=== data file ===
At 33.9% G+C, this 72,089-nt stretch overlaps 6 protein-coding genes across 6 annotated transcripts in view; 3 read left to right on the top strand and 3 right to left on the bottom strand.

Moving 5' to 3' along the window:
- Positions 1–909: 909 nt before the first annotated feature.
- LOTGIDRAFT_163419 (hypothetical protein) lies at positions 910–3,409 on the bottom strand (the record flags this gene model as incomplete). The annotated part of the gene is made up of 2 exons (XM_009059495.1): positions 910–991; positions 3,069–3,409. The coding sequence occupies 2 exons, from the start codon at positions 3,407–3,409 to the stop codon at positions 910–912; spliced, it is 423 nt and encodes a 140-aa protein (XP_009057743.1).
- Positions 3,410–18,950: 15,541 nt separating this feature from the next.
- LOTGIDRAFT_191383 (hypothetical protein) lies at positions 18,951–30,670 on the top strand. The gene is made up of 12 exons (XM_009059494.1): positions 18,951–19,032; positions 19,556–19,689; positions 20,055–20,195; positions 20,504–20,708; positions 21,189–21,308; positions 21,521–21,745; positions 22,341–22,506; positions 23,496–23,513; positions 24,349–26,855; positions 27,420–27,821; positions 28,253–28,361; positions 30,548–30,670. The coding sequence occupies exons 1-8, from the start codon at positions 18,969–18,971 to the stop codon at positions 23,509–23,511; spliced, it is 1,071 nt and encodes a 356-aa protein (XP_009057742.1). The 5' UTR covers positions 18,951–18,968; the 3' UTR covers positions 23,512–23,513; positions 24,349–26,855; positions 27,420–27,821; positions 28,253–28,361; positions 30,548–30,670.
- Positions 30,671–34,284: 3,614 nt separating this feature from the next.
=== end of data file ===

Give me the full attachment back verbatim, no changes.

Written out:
At 33.9% G+C, this 72,089-nt stretch overlaps 6 protein-coding genes across 6 annotated transcripts in view; 3 read left to right on the top strand and 3 right to left on the bottom strand.

Moving 5' to 3' along the window:
- Positions 1–909: 909 nt before the first annotated feature.
- LOTGIDRAFT_163419 (hypothetical protein) lies at positions 910–3,409 on the bottom strand (the record flags this gene model as incomplete). The annotated part of the gene is made up of 2 exons (XM_009059495.1): positions 910–991; positions 3,069–3,409. The coding sequence occupies 2 exons, from the start codon at positions 3,407–3,409 to the stop codon at positions 910–912; spliced, it is 423 nt and encodes a 140-aa protein (XP_009057743.1).
- Positions 3,410–18,950: 15,541 nt separating this feature from the next.
- LOTGIDRAFT_191383 (hypothetical protein) lies at positions 18,951–30,670 on the top strand. The gene is made up of 12 exons (XM_009059494.1): positions 18,951–19,032; positions 19,556–19,689; positions 20,055–20,195; positions 20,504–20,708; positions 21,189–21,308; positions 21,521–21,745; positions 22,341–22,506; positions 23,496–23,513; positions 24,349–26,855; positions 27,420–27,821; positions 28,253–28,361; positions 30,548–30,670. The coding sequence occupies exons 1-8, from the start codon at positions 18,969–18,971 to the stop codon at positions 23,509–23,511; spliced, it is 1,071 nt and encodes a 356-aa protein (XP_009057742.1). The 5' UTR covers positions 18,951–18,968; the 3' UTR covers positions 23,512–23,513; positions 24,349–26,855; positions 27,420–27,821; positions 28,253–28,361; positions 30,548–30,670.
- Positions 30,671–34,284: 3,614 nt separating this feature from the next.